1. The Kind Worth Killing by Peter Swanson.. In the vein of Hitchcock and Gone Girl, this novel is without doubt a real "page turner." It starts on an airplane with two strangers playing a game of truth who pair up as unlikely allies. It ends after a series of twists and turns with a suprising death. As the title suggests, the author asks us to ponder about those "worth killing." Because of this implicit question, The Kind Worth Killing is also an exploration of character and morals, as much as it is about murder, sex and lies. Soon to be a movie, this book keeps the reader in suspense until the last page.
2. Disclaimer by Renee Knight .. A psychological thriller filled with secrets and revenge, Disclaimer is a book told from differing points of view with two unreliable narrators. It is also a book which contains another book with a "disclaimer," inside, hence the title. By definition, the disclalimer "claims" to bear no relationship to any real people or events. Knight succeds in grabbing your attention and keeping it, not always an easy task. The plot centers around an event which happened twenty ago to the main character, which has us imagining the event from various points of view. Lies and deciet keep this plot alive, and also stuns you at the end.
3. In The Unlikely Event by Judy Blume .. Judy Blume's wrote this book in response to a series of three real life plane crashes which occurred in 1950 in Elizabeth, New Jersey. "Life is a series of unlikely events, isn’t it? ...Anything could go wrong any day of the week.” Blume zooms in on a group of individuals whose lives intersect and evolve over three generations. The central character is both likeable and realistic with realistic conflicts that make her easy to identify with. Told in short chapters peppered with newsclips and reporter style writing, Blume conveys the 1950 atmosphere which was turbulent, exciting. and filled with change. She has also created an interesting story that kept me avidly reading this almost 400 page book.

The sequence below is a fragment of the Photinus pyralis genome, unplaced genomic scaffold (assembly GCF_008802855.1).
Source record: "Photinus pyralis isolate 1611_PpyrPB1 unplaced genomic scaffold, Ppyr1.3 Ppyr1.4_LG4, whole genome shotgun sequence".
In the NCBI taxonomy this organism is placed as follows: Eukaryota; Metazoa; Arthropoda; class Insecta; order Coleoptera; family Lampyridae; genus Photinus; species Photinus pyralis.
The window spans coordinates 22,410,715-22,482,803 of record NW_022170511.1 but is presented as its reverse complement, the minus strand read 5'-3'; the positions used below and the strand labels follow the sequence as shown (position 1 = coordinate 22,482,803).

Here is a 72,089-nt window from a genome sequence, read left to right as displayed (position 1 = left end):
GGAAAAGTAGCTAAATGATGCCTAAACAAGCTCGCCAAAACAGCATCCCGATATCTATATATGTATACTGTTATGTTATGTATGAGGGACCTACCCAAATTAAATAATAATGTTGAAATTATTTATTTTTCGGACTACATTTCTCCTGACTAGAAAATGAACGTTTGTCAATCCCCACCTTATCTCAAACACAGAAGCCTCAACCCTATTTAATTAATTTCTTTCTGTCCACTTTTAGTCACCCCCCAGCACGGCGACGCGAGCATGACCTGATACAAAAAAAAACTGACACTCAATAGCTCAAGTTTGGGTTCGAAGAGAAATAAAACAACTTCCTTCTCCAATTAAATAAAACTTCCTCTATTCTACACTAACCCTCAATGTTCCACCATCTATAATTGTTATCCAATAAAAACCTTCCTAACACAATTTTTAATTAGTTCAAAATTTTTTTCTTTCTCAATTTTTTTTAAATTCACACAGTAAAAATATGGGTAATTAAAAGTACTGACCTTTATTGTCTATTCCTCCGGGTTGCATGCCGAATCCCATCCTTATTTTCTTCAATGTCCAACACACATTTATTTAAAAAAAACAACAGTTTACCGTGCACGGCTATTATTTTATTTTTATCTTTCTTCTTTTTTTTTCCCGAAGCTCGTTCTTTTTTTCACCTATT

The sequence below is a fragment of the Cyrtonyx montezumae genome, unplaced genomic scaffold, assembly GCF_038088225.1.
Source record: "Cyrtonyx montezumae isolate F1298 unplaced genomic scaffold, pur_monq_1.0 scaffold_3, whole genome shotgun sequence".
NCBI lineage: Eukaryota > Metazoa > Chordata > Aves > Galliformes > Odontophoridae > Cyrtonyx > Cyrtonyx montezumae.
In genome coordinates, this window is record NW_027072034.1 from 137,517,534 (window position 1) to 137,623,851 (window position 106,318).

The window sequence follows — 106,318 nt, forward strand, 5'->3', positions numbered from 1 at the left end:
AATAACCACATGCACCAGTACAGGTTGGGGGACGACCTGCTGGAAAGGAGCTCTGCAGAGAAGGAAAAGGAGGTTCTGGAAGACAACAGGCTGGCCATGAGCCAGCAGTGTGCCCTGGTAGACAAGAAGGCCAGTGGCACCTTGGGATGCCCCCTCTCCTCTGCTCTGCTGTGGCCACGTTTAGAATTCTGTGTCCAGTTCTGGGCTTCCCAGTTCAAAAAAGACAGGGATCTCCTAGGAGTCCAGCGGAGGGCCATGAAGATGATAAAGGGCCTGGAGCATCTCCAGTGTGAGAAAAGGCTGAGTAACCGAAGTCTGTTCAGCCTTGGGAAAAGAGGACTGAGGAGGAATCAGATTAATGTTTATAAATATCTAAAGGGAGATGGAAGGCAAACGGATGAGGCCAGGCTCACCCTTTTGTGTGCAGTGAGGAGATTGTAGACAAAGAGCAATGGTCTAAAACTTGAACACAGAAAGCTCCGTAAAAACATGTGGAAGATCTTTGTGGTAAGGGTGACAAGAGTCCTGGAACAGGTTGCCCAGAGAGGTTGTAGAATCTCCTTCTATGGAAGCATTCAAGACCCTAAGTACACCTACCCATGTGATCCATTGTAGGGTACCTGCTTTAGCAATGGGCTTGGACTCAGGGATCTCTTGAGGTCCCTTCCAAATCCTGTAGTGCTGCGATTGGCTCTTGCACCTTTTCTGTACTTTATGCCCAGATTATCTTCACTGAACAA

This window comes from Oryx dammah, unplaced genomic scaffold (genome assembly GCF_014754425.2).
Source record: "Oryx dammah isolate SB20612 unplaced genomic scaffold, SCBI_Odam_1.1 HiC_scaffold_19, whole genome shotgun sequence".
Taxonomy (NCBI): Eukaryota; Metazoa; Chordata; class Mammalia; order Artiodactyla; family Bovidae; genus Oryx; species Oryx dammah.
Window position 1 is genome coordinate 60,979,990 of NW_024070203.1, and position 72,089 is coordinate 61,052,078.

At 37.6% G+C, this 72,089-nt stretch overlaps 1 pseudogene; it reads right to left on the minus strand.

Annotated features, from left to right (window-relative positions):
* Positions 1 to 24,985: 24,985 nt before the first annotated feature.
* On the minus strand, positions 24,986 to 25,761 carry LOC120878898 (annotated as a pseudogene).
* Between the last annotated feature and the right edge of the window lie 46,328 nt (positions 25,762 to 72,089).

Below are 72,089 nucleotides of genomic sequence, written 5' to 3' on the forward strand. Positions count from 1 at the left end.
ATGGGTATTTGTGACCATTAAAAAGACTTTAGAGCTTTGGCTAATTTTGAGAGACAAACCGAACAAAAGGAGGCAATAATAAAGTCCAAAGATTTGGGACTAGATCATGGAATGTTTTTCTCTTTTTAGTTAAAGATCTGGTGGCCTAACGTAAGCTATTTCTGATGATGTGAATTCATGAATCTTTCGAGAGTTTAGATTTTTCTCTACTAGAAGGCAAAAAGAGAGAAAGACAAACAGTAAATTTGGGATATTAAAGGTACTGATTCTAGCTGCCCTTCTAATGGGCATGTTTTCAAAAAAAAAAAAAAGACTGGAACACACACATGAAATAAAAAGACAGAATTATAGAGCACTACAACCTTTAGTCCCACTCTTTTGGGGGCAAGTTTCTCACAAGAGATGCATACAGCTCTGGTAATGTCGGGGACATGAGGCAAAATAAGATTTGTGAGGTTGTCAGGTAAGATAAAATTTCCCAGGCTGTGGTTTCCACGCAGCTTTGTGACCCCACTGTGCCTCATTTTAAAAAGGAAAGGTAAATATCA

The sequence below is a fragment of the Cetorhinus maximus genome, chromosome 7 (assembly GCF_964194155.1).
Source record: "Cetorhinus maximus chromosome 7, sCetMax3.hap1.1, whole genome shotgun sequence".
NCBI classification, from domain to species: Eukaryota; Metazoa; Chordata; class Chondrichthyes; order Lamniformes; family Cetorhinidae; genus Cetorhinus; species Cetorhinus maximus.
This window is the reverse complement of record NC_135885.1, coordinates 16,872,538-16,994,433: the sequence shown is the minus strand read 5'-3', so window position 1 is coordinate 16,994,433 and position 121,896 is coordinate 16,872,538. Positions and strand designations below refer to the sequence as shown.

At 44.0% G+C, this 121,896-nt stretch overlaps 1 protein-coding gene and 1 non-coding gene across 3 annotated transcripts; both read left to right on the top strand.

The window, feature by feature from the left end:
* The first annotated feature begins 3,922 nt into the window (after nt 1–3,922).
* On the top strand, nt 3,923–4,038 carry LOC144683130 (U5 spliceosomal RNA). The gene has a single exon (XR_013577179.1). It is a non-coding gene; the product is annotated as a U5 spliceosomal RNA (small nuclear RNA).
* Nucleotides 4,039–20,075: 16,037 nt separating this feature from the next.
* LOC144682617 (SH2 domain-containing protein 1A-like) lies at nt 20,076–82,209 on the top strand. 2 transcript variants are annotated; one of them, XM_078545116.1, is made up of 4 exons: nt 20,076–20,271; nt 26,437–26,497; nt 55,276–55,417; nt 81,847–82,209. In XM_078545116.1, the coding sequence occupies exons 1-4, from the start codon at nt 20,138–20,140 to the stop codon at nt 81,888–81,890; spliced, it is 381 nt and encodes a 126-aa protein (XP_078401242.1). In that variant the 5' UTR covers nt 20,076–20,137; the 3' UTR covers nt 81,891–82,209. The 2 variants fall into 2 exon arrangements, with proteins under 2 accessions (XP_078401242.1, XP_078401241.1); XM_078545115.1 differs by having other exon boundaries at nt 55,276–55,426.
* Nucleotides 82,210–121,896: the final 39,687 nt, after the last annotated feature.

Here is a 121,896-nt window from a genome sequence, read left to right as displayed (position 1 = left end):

4. Two Family House by Lynda Cohen Loigman.. A compelling and enjoyable story which engages the reader from the first page. Athough somewhat predictable, Loigman does a good job in dramatizing the price of one lie during one night, which dramatically changes the lives of two families who live side by side in a two family house. As the story unfolds, we see the diverging paths taken by two women who were once close, two brothers who do their best to maintain their relationship, and the ramifications of the lie. Love, loss, identity, loyalty, and secrets are just a few of the themes central to Loigman's book, which make for critical thinking and good discussion.
5. Behold the Dreamers by Imbolo Mbue .. This debut novel is set in 2008 during the country's financial crisis when stability was threatened, lives were ruined, and the American Dream came under harsh scruinty. The story focuses upon a Cameroonian immigrant who comes to America and gets a job as a limosousine driver for a wealthy Wall street family. We see how the two families become intertwined, and how their lives evolve through a series of life changing events. The book was well written, interesting, and told a good story.